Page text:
PETALING JAYA: The oil price slump since June 2014 has heaped pressure on oil majors worldwide to lay off jobs and to reduce their capital expenditures (capex) and operational expenditure (opex) as part of their cost-cutting measures.
Shell had indicated that it will reduce some 10,000 employees after it had acquired BG Group last month for US$53bil (S$74 billion).
It had previously announced an 87 per cent drop in annual net profits, with a profit after tax of US$1.94bil for 2015 compared with almost US$15bil the previous year.
The enlarged Shell-BG group is expected to spend US$33bil for capex next year.
Its capital investment for the first nine months of 2015 amounted to US$21bil, close to a 25 per cent reduction from the previous year.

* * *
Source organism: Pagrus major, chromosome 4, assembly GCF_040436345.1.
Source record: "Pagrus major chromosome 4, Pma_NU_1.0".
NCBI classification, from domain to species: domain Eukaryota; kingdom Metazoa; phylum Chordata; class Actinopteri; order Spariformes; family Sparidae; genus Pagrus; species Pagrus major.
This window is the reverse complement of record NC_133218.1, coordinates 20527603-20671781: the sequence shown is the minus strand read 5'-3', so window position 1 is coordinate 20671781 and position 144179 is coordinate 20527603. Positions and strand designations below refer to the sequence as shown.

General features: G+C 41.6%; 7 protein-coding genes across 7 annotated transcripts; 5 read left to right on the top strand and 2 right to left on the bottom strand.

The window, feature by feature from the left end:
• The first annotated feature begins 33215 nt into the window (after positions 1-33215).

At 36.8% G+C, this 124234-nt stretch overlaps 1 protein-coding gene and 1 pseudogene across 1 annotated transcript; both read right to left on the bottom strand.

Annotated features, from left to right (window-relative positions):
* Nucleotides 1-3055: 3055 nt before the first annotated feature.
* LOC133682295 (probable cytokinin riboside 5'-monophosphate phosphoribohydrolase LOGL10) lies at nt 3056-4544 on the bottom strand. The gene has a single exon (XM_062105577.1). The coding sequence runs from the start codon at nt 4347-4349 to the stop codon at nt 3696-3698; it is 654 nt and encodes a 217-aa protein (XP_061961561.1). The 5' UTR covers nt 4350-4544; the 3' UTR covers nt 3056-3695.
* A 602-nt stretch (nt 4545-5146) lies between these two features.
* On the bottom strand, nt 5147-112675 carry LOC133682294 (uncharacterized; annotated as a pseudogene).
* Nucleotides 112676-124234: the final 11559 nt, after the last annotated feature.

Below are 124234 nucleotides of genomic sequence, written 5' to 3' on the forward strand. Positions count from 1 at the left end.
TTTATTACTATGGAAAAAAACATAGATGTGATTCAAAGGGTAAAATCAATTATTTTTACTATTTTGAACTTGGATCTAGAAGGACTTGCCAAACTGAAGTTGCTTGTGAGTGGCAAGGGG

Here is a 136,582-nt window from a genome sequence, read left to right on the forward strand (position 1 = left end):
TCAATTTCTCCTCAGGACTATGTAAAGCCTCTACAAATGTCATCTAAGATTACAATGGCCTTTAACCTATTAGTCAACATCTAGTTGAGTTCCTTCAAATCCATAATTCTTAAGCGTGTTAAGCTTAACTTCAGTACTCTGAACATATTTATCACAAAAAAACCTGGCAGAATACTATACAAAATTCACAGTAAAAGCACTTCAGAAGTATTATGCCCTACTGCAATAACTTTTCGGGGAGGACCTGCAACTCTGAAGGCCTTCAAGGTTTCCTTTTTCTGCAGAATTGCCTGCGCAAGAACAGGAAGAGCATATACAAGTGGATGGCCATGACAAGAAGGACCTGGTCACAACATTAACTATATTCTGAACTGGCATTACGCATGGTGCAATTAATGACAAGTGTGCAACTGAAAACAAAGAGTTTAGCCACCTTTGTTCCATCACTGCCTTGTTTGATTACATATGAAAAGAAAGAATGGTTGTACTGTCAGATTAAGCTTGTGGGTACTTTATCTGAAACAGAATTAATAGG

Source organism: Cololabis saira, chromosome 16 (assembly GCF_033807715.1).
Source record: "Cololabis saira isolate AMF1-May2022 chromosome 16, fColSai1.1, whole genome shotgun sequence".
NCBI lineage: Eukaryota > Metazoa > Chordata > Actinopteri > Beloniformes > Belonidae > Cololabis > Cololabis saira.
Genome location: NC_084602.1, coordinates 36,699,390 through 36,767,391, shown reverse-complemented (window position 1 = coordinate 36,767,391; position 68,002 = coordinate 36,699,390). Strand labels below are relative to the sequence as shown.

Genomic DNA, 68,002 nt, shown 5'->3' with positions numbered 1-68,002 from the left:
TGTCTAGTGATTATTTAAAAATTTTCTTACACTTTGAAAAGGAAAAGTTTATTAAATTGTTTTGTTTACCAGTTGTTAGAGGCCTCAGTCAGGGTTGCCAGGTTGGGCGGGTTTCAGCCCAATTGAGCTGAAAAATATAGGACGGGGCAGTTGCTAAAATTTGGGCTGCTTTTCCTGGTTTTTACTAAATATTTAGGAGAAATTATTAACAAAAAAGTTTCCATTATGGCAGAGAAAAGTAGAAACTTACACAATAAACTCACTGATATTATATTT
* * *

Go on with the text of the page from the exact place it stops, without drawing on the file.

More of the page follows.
ExxonMobil which had recently announced US$16.2bil profit for 2015, a reduction of 50 per cent from its 2014 figure of US$32.52bil, did not indicate of any job layoffs but had said that it would cut its 2016 capital budget by 25 per cent to US$23.2bil, from the US$31.1bil spent in 2015.
BP on the other hand, planned to cut around 7,000 jobs over the next two years.
It would also limit its capex to between US$17bil and US$19bil a year through 2017.
It had reported one of its worst annual loss of US$6.5bil for 2015.
US producer ConocoPhillips reported a net loss of US$4.4bil, compared with earnings of US$6.9bil in 2014.
Spanish energy company Repsol SA reported a net loss of €1.2bil (S$1.8 billion) for 2015 versus a net profit of €1.6 bil in 2014.
In October last year, it was reported that the Spanish oil company would lay off 1,500 staff and sell billions of dollars worth of assets and trim its capital spending over the next five years from US$6.7bil to US$4.1bil by 2020.